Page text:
Congressional neglect — or action that is outright hostile to workers — has become the norm over the years, researchers and activists say. Outdated federal labor laws discourage unionization and offer little in the way of worker protection. The last time Congress raised the federal minimum wage was in July of 2009; it has remained at $7.25 per hour since then, 13 years and counting.
Many states have raised that wage floor themselves, but in others, local governments find themselves taking on the responsibility. That can’t be accomplished everywhere, since many states have preemptive laws that prohibit localities from establishing their own wage rules — or other labor ordinances, for that matter.
California has a $15 per hour minimum wage and may raise it again as soon as next year, but it allows localities to set rates above that figure. That is part of a progressive overall approach to both worker protection and local government involvement — and those factors came together in the chambers of the L.A. City Council.
The Los Angeles hotel measure was by no means the first in the area to pass; similar ballot measures to protect workers had already been adopted in Santa Monica, West Hollywood, Glendale and Long Beach. But the L.A. action was notable both for its scale and the fact that the City Council eschewed pushing it off to a November voter referendum, opting to adopt the ordinance immediately. It will take effect around the first of August.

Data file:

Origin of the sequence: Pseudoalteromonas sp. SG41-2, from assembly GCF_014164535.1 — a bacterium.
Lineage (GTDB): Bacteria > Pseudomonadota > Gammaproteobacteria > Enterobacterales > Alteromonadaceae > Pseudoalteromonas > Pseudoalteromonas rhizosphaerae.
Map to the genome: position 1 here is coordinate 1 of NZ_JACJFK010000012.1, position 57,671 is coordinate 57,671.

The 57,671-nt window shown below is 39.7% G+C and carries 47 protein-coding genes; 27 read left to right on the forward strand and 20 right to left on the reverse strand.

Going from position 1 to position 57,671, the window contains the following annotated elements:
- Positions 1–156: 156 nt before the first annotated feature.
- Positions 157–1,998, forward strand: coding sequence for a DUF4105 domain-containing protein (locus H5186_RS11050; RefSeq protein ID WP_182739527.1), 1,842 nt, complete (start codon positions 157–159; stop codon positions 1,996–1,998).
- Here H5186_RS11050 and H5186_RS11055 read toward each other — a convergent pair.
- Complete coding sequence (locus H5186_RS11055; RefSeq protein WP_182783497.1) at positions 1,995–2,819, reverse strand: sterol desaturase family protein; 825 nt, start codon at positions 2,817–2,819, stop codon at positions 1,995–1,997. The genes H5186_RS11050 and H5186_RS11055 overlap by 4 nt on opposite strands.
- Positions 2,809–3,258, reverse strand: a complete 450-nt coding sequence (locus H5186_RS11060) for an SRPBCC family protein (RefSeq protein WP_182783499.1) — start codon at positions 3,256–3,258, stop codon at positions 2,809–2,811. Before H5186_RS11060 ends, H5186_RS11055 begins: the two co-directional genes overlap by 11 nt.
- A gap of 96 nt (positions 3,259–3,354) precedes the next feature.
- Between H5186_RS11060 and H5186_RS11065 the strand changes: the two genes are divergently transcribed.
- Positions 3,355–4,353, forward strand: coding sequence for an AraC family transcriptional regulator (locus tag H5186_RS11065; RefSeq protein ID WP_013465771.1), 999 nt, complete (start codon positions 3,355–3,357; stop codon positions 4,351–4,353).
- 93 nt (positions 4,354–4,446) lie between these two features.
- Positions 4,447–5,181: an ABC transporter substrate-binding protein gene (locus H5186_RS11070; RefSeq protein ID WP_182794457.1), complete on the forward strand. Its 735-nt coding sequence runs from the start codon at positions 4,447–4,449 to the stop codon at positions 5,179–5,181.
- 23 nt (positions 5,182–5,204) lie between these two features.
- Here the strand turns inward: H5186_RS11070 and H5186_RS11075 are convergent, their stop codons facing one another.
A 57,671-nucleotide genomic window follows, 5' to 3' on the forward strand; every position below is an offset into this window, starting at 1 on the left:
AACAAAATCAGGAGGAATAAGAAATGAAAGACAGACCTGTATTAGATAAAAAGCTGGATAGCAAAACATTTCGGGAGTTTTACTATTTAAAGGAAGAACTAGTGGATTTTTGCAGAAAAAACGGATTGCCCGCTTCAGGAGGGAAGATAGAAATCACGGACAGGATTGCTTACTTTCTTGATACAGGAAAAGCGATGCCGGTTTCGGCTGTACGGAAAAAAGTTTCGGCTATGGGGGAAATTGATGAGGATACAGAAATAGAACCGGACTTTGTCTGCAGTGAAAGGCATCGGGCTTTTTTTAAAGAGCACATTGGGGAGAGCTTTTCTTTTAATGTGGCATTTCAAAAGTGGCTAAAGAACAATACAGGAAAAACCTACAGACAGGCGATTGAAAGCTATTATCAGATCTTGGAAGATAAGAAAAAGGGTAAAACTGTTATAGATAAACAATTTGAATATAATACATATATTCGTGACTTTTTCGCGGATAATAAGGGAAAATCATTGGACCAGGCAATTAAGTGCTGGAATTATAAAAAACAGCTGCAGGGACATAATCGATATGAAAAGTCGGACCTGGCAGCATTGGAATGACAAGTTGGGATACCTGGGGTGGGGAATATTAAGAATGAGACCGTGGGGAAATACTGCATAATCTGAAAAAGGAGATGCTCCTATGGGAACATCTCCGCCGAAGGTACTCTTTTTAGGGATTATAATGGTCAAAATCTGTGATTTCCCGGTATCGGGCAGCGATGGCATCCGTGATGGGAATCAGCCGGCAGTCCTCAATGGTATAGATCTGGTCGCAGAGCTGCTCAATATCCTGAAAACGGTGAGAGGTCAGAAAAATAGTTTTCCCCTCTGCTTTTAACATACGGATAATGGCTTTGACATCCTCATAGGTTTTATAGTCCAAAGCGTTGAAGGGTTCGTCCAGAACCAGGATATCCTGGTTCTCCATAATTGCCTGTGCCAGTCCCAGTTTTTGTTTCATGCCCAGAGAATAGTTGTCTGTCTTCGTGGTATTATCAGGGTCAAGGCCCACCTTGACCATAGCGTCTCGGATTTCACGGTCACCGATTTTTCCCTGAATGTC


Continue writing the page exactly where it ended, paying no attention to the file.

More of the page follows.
“Today marks the moment when this so-called economic recovery pivots from CEO greed to worker needs,” said Kurt Petersen, co-president of UNITE HERE Local 11, which led a petition drive that netted more than 100,000 signatures to qualify the initiative for November. “We are at long last on the road to rebuild an economy rooted in fairness and dignity.” (Disclosure: UNITE HERE is a financial supporter of Capital & Main.)
The L.A. ordinance places a square-foot limit on the amount of room cleaning a hotel worker can be asked to perform in a normal shift; provides for overtime pay in certain situations; requires hotels to provide workers with panic buttons to protect them against sexual harassment; and forces hotels to abandon the practice of skipping daily room cleaning unless guests specifically ask otherwise.
That last point is significant. For decades, the standard among hotels was to automatically offer daily room cleaning — but during the pandemic, hotel conglomerates realized they could wring further profit from their operations by discontinuing the practice in the name of guest “safety.” Instead, guests had to ask for their rooms to be cleaned; otherwise, they might go close to a week without service.
It’s a pernicious policy meant to cut down on worker shifts, and one that hotel executives openly touted as a permanent strategy going forward — one that would save them hundreds of millions of dollars. UNITE HERE Local 11 estimated that the plan could cost nearly 181,000 jobs nationally and $4.8 billion in annual lost wages.
Last fall, the union took aim at a single hotel in Los Angeles, the downtown DoubleTree by Hilton, and its franchised owners eventually agreed to repeal the policy — pure proof that the no-cleaning standard was simply arbitrary. The push to restore worker protections in the area quickly began to gain momentum, aided by local governments policing their own municipalities.